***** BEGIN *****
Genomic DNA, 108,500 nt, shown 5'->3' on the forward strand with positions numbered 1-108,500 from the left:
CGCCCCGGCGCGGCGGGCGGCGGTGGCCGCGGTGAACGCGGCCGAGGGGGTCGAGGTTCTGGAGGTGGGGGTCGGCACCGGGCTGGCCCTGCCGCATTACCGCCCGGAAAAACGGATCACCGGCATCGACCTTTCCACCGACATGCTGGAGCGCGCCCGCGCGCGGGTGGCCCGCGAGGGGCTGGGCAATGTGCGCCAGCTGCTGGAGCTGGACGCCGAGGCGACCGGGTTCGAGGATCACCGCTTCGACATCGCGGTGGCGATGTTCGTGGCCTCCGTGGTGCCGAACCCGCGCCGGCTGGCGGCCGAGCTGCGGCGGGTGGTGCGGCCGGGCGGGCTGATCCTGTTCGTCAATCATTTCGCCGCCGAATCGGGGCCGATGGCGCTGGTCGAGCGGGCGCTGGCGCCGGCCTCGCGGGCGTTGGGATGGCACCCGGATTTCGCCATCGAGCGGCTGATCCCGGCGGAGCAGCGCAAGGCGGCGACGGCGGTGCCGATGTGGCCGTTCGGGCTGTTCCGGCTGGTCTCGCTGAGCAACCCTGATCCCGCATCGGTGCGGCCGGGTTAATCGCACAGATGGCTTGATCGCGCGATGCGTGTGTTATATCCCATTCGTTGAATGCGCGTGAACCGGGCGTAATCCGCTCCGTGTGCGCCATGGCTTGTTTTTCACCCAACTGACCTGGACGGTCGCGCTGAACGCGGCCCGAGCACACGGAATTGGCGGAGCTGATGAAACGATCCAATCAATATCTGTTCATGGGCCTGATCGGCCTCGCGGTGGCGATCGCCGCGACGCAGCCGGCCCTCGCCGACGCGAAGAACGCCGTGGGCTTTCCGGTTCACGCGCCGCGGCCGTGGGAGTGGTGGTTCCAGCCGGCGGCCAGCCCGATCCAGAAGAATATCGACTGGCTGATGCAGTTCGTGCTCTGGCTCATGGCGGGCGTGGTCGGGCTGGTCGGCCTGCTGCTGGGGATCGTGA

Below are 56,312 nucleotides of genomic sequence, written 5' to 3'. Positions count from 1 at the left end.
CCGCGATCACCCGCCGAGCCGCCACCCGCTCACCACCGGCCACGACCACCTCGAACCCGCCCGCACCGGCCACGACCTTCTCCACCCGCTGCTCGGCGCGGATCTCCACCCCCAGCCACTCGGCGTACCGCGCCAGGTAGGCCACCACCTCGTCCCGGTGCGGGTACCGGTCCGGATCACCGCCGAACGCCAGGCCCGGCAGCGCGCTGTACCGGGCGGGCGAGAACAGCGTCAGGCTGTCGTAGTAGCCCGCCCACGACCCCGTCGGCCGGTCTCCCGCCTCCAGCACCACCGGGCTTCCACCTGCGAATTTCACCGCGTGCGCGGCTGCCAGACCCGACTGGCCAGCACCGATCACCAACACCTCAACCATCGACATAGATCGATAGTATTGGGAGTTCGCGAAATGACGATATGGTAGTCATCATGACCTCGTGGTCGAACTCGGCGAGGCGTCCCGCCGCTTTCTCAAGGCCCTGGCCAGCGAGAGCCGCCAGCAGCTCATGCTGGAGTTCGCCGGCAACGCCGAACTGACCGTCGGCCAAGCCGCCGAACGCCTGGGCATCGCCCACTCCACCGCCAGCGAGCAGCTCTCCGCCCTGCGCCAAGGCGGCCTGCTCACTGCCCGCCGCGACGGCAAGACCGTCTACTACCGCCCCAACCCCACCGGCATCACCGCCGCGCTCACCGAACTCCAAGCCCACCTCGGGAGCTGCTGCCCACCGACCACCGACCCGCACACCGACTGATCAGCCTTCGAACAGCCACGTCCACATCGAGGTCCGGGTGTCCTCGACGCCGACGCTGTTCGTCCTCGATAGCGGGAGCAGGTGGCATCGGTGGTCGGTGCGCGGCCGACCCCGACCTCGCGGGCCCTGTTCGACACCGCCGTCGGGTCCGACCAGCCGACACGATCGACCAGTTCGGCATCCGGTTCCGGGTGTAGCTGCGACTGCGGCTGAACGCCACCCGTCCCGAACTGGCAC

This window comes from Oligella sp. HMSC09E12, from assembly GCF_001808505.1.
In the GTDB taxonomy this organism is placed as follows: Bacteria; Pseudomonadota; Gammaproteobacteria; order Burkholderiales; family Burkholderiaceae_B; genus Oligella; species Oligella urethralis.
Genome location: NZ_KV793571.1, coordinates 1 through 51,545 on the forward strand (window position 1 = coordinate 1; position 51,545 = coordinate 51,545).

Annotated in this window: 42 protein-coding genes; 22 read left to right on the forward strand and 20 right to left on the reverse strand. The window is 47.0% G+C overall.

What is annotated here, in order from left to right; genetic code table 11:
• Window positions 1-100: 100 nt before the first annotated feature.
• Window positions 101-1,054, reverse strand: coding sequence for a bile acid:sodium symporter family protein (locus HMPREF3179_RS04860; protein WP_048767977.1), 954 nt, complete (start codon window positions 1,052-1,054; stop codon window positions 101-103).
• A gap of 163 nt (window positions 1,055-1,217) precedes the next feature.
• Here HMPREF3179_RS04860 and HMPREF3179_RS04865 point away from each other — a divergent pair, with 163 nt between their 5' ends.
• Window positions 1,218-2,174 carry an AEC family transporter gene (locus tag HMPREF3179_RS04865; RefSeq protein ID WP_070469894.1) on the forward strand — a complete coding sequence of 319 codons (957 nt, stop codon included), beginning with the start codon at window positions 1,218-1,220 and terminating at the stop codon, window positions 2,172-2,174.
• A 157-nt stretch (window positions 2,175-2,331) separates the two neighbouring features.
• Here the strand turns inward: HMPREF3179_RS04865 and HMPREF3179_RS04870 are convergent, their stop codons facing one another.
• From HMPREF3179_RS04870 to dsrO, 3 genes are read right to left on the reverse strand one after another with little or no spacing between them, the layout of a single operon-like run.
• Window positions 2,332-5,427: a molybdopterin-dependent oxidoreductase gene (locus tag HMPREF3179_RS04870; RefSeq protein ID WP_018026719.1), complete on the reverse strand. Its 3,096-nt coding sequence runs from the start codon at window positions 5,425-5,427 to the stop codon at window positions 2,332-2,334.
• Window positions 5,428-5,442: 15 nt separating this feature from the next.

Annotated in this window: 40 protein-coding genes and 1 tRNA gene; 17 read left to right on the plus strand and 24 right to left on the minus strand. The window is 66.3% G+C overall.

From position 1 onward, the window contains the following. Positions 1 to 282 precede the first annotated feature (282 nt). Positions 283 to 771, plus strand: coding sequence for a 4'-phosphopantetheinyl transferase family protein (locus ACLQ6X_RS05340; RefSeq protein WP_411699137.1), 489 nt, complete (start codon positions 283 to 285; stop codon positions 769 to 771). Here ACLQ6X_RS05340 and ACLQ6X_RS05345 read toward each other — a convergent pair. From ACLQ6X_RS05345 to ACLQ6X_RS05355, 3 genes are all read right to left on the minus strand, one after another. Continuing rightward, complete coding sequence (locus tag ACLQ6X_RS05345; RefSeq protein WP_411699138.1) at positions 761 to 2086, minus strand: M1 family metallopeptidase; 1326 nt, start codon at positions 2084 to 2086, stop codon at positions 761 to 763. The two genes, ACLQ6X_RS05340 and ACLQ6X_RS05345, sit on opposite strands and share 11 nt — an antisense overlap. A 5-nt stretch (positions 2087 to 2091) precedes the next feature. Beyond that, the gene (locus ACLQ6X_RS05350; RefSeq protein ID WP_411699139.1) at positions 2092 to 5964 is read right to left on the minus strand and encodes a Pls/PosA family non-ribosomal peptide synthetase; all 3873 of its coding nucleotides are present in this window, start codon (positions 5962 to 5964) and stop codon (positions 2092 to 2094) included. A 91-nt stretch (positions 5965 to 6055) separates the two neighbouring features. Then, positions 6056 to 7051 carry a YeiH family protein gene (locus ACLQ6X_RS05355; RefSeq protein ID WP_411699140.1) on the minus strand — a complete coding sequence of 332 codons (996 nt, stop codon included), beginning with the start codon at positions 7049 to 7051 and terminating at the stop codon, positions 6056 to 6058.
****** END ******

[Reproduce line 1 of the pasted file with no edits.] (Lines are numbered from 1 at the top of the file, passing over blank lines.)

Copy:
Genomic DNA, 108,500 nt, shown 5'->3' on the forward strand with positions numbered 1-108,500 from the left: